Advocates for Wi-Fi long have argued for use of Wi-Fi as a functional substitute for mobile access. That is substantially true in specific applications, as when mobile users switch to a public Wi-Fi hotspot for access.

The more-challenging scenario is an actual direct substitution of Wi-Fi for mobile access. And that is the objective of a new standard for low-power, wide-area communications using Wi-Fi, and promoted by the Wi-Fi Alliance.

The latest version of the “can Wi-Fi become a substitute for mobile access” is thinking about how connectivity will work for Internet of Things devices.

The Wi-Fi Alliance has announced a new “Wi-Fi HaLow” (pronounced “halo”) specification  for products incorporating IEEE 802.11ah technology, operating at frequencies below 1 GHz and designed for longer-range, low-power IoT apps.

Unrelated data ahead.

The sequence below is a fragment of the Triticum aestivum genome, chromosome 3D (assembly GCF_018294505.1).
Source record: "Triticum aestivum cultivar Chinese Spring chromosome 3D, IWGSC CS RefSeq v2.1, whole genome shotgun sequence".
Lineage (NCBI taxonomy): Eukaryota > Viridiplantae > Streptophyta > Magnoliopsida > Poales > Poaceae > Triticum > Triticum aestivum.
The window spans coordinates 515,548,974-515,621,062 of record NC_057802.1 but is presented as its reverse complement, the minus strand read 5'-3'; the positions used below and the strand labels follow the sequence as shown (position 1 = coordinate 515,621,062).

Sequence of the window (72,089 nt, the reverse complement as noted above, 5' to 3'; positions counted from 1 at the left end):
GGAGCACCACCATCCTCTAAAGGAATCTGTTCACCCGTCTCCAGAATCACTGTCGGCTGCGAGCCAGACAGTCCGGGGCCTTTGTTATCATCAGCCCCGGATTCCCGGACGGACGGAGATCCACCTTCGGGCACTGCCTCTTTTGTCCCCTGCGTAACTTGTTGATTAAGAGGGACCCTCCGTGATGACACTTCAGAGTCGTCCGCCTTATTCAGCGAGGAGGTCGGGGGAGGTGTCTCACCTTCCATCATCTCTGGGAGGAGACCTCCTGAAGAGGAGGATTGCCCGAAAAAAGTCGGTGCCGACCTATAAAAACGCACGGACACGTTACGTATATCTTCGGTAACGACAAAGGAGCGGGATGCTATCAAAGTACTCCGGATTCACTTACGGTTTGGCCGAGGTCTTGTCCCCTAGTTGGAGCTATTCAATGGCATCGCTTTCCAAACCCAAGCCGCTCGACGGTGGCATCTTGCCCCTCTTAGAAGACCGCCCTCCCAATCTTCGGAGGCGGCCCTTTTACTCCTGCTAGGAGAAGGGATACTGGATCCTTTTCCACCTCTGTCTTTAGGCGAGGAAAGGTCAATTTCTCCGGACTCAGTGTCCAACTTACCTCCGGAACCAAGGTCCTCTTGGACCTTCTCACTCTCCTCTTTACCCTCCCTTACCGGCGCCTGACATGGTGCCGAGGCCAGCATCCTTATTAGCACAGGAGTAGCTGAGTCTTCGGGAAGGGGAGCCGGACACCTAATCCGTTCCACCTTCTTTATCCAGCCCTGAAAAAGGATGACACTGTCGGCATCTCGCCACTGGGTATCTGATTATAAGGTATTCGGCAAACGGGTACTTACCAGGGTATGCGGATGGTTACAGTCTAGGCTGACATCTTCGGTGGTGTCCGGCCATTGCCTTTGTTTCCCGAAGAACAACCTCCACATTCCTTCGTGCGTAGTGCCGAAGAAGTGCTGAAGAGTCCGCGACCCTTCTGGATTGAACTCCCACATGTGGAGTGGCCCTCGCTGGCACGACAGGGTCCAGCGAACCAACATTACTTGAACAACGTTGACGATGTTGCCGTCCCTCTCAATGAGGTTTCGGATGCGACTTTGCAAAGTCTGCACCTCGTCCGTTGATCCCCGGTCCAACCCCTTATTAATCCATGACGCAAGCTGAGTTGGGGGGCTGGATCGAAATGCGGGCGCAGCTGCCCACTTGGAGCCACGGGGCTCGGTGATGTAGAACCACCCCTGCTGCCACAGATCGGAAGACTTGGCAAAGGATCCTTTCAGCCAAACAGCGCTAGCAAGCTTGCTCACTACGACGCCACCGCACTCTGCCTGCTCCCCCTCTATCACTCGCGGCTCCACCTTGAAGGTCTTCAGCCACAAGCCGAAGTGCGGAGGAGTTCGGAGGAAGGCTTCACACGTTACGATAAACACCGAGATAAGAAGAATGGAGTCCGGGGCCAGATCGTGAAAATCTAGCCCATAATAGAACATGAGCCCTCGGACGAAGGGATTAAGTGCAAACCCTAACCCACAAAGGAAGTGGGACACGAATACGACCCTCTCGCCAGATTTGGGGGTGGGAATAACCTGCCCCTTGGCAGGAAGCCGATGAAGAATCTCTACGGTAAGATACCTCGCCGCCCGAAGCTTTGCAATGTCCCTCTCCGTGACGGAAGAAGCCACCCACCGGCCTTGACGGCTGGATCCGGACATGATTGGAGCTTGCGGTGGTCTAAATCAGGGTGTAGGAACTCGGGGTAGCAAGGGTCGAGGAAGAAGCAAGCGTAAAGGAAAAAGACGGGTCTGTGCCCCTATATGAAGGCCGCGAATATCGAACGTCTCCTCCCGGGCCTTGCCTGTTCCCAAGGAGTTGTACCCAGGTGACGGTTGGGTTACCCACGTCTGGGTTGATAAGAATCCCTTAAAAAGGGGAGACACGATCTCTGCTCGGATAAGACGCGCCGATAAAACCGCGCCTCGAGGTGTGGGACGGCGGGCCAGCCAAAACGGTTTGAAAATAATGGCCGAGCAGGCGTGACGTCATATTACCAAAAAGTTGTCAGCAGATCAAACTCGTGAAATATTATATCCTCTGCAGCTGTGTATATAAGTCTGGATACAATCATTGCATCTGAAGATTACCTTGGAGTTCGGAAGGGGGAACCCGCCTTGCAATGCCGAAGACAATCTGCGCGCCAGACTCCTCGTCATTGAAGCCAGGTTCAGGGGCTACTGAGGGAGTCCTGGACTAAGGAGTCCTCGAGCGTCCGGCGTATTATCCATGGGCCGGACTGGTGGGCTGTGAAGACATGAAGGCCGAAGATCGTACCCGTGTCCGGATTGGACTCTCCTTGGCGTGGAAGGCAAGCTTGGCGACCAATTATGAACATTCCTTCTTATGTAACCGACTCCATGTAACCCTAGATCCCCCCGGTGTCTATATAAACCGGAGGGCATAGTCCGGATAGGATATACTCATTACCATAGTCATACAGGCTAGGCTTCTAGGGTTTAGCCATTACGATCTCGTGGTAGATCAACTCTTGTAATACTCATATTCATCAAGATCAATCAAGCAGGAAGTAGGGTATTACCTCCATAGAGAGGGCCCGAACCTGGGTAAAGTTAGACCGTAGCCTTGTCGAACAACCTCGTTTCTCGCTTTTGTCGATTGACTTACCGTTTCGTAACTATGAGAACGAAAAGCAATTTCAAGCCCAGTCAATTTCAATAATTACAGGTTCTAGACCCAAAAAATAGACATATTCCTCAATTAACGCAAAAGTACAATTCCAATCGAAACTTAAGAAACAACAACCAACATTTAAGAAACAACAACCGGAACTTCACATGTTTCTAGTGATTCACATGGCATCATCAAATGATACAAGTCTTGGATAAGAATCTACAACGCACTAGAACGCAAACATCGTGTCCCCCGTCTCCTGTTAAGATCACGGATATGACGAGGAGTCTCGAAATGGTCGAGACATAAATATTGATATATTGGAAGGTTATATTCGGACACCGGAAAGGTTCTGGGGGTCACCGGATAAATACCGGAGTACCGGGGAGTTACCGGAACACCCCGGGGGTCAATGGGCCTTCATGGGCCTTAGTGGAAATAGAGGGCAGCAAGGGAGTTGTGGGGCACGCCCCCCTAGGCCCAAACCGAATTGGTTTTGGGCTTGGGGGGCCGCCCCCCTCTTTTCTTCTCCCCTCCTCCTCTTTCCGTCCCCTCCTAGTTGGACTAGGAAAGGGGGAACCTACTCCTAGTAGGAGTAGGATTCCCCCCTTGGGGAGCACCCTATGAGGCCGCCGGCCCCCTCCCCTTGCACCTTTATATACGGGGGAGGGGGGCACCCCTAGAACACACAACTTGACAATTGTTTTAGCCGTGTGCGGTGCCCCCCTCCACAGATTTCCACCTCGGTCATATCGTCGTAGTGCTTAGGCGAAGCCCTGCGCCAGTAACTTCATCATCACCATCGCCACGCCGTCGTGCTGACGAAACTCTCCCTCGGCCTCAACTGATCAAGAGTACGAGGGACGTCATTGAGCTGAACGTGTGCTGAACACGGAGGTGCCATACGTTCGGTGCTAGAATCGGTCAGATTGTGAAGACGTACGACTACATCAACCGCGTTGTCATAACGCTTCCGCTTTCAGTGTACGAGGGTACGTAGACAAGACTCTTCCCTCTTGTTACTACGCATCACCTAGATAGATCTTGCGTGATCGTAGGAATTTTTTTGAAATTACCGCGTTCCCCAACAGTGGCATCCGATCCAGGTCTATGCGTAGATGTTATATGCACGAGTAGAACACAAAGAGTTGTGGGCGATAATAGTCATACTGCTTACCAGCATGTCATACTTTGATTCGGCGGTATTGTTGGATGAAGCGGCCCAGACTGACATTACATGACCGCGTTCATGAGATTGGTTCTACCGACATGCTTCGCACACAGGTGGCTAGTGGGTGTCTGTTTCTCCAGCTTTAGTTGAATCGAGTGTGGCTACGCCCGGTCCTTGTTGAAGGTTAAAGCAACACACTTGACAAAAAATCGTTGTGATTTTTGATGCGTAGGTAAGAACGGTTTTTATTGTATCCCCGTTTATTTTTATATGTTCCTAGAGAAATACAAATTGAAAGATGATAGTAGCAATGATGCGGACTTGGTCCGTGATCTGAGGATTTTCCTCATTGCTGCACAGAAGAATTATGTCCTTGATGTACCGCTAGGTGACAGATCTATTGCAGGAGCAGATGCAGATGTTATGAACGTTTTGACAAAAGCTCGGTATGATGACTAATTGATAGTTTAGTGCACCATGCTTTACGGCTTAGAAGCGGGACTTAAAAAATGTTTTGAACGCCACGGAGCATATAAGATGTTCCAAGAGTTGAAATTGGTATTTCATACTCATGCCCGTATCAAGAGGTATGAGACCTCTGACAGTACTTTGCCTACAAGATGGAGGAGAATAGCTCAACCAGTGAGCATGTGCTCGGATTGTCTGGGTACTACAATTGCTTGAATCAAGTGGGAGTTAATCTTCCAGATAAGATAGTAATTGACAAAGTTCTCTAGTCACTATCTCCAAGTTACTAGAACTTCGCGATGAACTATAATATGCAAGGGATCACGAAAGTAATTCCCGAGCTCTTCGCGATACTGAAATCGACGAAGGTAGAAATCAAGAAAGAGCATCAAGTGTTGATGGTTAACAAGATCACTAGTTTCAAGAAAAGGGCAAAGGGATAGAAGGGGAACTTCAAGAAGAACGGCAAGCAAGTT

Wi-Fi HaLow extends Wi-Fi into the 900 MHz band, once more generally the province of mobile connections.

Doing so will enable HaLow transmission range nearly twice that of today’s Wi-Fi, and will not only be capable of transmitting signals further, but also providing a more robust connection in challenging environments where the ability to more easily penetrate walls or other barriers is an important consideration, the Wi-Fi Alliance argues.

Given the importance Wi-Fi access has assumed as a supplement to mobile network access, it is not surprising that some want to push the boundaries between mobile and Wi-Fi as the “primary” modes of access in other arenas as well.

Up to this point, Wi-Fi has been viewed mostly as an important supplement to mobile access, rather than as a full substitute. HaLow is different in the sense that it is designed to do so, by design.